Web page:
Update on diastolic heart failure or heart failure with preserved ejection fraction in the older adults.
- Citation data:
Annals of medicine, ISSN: 1365-2060, Vol: 45, Issue: 1, Page: 37-50
- Publication Year:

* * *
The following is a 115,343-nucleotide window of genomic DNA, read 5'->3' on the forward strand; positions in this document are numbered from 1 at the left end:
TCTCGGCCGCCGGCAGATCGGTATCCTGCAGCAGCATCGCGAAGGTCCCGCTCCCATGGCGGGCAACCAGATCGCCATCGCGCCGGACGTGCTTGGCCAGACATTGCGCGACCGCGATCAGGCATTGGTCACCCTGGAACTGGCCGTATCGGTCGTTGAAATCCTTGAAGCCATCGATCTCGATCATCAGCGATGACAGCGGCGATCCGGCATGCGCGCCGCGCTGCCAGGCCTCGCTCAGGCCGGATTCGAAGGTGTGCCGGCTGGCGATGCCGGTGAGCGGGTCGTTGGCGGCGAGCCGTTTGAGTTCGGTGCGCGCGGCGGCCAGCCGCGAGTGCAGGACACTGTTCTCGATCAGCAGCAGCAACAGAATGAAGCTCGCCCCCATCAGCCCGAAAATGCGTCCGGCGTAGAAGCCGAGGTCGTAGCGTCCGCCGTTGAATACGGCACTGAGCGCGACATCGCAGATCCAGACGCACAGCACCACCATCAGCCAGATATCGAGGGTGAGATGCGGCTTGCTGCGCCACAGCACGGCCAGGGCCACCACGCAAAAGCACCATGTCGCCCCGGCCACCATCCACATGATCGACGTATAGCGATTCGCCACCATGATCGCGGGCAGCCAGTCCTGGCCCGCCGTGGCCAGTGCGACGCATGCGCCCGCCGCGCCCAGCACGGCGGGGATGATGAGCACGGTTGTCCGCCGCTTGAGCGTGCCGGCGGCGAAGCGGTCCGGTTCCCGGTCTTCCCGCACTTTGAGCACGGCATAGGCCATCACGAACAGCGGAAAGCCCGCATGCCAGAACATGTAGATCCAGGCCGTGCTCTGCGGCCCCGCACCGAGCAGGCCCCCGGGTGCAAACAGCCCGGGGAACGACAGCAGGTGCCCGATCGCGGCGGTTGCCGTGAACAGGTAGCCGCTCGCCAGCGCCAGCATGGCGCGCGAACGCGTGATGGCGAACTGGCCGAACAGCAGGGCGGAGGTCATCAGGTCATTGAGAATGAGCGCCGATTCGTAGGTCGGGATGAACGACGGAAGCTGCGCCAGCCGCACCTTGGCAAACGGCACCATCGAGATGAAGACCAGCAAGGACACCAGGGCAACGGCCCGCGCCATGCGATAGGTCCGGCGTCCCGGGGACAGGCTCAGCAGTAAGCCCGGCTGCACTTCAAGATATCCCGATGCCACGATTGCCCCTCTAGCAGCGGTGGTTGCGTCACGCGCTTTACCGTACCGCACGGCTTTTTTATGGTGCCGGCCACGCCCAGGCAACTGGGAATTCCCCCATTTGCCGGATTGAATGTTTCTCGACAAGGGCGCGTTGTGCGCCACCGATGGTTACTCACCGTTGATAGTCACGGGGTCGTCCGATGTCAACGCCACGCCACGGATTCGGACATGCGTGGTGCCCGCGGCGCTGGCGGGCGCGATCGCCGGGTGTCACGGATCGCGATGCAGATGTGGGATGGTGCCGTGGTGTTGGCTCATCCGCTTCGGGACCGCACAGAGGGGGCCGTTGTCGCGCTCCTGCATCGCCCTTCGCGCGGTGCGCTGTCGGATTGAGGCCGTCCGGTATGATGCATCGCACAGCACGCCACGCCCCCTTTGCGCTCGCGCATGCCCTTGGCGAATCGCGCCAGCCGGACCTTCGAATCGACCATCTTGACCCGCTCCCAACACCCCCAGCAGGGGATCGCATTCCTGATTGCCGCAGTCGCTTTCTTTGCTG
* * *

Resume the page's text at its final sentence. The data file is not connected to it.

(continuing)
Nearly half of all heart failure (HF) patients have diastolic HF (DHF) or clinical HF with normal or near-normal left ventricular ejection fraction (LVEF). Although the terminology has not been clearly defined, it is increasingly being referred to as HF with preserved ejection fraction (HFPEF). The prevalence of HFPEF increases with age, especially among older women. Identifying HFPEF is important because the etiology, pathogenesis, prognosis, and optimal management may differ from that for systolic HF (SHF) or HF with reduced ejection fraction. The clinical presentation of HF is similar for both SHF and HFPEF. As in SHF, HFPEF is a clinical diagnosis. Once a clinical diagnosis of HF has been made, the presence of HFPEF can be established by confirming a normal or near-normal LVEF, often by an echocardiogram. HFPEF is often associated with a history of hypertension, concentric left ventricular hypertrophy, vascular stiffness, and left ventricular diastolic dysfunction. As in SHF, HFPEF is also associated with poor outcomes. While therapies with angiotensin-converting enzyme inhibitors and beta-blockers improve outcomes in SHF, there is currently no such evidence of their benefits in older HFPEF patients. In this review recent advances in the diagnosis and management of HFPEF in older adults are discussed.